View of the port Skala The beach of Meloi, within walking distance of Skala Monastery of Saint John the Theologian The birth of Patmos according to Greek mythology[ edit ] According to a legend in Greek mythologythe island's original name was "Letois", after the goddess and huntress of deer Artemisdaughter of Leto.
This page describes the goddess' sexual liaisons with various gods. Although she was paired with half of the male Olympians only the story of her marriage to Hephaistos and adulterous affair with the god Ares was elaborated upon in any detail.
The rest were, for the most part, simply genealogical pairings. In classical art and literature Aphrodite was almost always portrayed as the consort of Ares. The mortal lovers of the goddess are described on the second "Loves" page.
She bore him four divine sons: Eros, Anteros, Deimos, Phobos; and a daughter: Hera cursed the goddess to bear a horribly ugly child, Priapos, as punishment for her promiscuity. Some say Hermes Bakkheios Iakkhos was also their child. Aphrodite was never happy with the marriage having been forced to wed him by decree of Zeus, as a gift for releasing his mother Hera from the bonds of the cursed golden throne.
She bore him a son, the godling Hermaphroditos and some say Eros. When he refused to leave the sea to join her on Olympos, she transformed him into a shell-fish for his betrayal.
She bore him two daughters Rhodos and Herophilos. Aphrodite fled and Zeus' seed was spilt upon the earth. Mt Olympos Home of the Gods I. Hephaistos had been cast from heaven by his mother Hera at birth, for she was ashamed at bearing a crippled son.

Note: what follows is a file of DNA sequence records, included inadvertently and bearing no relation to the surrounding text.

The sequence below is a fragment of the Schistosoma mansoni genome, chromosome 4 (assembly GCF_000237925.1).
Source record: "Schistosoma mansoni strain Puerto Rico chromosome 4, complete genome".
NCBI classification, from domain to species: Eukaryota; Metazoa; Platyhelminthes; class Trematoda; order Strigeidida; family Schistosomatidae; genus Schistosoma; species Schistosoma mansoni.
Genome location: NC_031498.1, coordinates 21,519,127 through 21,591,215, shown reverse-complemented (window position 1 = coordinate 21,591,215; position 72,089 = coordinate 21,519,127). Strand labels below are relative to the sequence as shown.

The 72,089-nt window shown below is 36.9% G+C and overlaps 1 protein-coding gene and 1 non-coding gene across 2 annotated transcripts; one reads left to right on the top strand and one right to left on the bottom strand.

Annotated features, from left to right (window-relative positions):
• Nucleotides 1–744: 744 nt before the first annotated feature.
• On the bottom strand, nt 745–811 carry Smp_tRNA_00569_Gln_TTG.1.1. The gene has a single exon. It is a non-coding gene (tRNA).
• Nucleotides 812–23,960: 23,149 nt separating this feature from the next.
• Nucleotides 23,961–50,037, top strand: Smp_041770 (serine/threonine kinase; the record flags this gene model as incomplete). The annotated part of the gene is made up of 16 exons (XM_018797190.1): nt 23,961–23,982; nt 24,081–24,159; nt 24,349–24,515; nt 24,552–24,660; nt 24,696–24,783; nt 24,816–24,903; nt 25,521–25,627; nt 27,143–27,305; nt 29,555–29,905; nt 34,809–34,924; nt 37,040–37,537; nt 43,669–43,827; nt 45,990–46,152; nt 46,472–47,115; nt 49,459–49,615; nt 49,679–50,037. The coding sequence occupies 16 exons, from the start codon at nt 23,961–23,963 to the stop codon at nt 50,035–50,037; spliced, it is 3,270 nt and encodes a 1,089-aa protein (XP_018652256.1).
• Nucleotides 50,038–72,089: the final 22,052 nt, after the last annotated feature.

He was rescued by Thetis and Eurynome and raised in a cave on the shores of the River Okeanos where he became a skilled smith. Angry at his mother's treatment, Hephaistos sent various gifts to Olympos including a Golden Throne for Hera.
When the goddess sat upon this cursed throne she was bound fast. Zeus sought the assistance of the gods in the freeing his Queen and offered the goddess Aphrodite in marriage to the god who could bring Hephaistos to Olympos.
Aphrodite agreed to the arrangment in the belief that her beloved Ares would prevail.
Ares stormed the forge of Hephaistos, bearing arms, but was driven back by the Divine Smith with showers of flaming metal according to Libanius Narrations 7, not currently quoted here. Dionysos next approached the god, and suggested that he might claim Aphrodite for himself if he were to release his mother willingly.ASTRAL MYTHOLOGY.
AND THE. BOOK OF REVELATION Celestial Ram.” By Charles François Dupuis () (From chapter XII of his book The Origin of All Religious Worship) The book known by the name of the Apocalypse, has seemed to be until now unintelligible, merely because people persisted to see in it a real prediction of the future, which.
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The Sibylline Oracles are a valuable source for information about classical mythology and early first millennium Gnostic, Hellenistic Jewish and Christian beliefs.
Some apocalyptic passages scattered throughout seem to adumbrate themes of the Book of Revelation and other apocalyptic literature. Disciple Lessons from the Book of Revelation is an 8-lesson, interative Internet Bible study series. We touch on themes of the apocalypse and apolyptic literature, the end times, eschatology, the millennium, tribulation, Satan, the antichrist, final judgment, and the New Heavens and the New Earth.
There are seven Seal judgments. "Seven" is the number of perfection or fullness: "In the Hebrew, 7 is shevah. It is from the root savah, to be full or satisfied, have enough of.